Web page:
It’s strange to think that even as late as the 1950s, Telford didn’t exist. What was here was a collection of tiny settlements and acres of farmland, with Wellington the local market town, and Shrewsbury and Wolverhampton the main urban centres 20km away. But with the push for New Towns in the 1960s and 70s, this area was deemed perfect for a new life for people from Birmingham and beyond.
As with so many similar developments up and down the country, a complete town, with shops, schools, hospitals, offices and homes sprung up, and 50 years later it’s indistinguishable from settlements that would have appeared in the Domesday Book. Its name is a nod to the great engineer who designed and built the world’s first iron bridge over the River Severn, just a few kilometres to the south.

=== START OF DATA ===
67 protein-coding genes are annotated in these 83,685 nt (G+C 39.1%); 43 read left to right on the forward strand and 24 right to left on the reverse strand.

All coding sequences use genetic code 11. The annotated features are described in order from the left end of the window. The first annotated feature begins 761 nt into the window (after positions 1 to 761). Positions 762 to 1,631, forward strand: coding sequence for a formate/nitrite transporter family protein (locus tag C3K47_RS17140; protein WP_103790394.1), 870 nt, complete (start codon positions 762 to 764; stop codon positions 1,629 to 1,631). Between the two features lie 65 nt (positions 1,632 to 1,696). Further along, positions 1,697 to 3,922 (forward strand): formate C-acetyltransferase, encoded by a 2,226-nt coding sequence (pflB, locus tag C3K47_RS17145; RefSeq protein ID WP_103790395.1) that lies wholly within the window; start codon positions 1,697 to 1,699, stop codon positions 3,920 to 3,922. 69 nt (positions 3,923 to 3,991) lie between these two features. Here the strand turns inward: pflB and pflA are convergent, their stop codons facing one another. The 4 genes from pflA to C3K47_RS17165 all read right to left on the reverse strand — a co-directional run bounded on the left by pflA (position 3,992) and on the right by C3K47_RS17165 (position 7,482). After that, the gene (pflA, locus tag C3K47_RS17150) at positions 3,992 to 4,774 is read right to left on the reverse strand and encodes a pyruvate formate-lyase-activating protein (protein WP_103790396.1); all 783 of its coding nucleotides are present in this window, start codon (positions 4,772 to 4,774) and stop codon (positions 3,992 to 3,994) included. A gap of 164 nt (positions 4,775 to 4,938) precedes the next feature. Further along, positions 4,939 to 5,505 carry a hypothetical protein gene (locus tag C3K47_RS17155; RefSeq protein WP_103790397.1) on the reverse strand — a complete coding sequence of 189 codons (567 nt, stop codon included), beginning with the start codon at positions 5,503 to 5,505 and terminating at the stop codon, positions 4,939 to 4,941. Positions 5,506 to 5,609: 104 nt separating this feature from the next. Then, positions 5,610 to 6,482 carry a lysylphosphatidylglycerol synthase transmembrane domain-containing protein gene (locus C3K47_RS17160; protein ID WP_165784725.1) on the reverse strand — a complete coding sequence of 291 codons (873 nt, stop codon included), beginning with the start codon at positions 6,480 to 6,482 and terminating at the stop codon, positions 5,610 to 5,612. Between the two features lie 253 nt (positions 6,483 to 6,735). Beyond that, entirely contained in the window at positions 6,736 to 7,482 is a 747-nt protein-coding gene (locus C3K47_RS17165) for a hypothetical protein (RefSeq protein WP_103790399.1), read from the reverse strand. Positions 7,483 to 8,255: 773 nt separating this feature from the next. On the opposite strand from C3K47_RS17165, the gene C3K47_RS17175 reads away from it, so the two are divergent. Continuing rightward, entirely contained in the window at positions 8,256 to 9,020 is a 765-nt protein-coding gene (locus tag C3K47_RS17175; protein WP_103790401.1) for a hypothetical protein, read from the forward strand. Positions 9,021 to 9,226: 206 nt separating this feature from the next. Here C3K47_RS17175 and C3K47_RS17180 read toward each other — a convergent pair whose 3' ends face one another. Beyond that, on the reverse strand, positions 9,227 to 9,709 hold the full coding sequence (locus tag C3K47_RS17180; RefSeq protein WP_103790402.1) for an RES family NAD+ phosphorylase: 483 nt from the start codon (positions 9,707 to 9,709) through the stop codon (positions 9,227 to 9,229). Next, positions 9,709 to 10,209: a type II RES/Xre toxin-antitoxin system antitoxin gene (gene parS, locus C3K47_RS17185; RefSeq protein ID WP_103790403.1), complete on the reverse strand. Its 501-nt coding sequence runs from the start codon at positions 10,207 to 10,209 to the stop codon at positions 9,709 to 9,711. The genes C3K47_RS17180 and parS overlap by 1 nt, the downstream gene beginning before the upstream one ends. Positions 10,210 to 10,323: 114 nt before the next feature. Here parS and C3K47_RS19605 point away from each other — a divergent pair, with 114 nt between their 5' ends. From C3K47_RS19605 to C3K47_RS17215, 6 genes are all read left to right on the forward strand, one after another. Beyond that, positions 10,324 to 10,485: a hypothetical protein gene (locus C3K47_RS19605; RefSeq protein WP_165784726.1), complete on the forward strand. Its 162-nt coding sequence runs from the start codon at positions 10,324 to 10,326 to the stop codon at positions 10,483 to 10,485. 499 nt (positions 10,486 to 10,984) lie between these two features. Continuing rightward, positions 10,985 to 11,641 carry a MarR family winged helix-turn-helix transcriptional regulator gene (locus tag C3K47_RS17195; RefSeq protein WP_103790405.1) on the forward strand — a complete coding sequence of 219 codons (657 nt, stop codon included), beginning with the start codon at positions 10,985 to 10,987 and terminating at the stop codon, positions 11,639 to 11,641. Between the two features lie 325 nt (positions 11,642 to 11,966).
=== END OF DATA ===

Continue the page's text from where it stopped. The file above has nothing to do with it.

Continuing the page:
Now, Telford is a busy place to live, shop and work in, with plenty of successful businesses setting up here. There are a couple of well connected industrial estates, which account for a good deal of the town’s rail traffic, and a busy shopping area right in the middle. In the domestic parts, though, the town’s planners have ensured it’s a green town, the newly built homes occupying small clusters with open fields and woodlands in between, making it a pleasant place to live, and certainly a New Town success story. Looking for trains and tickets to Telford? Here’s the lowdown.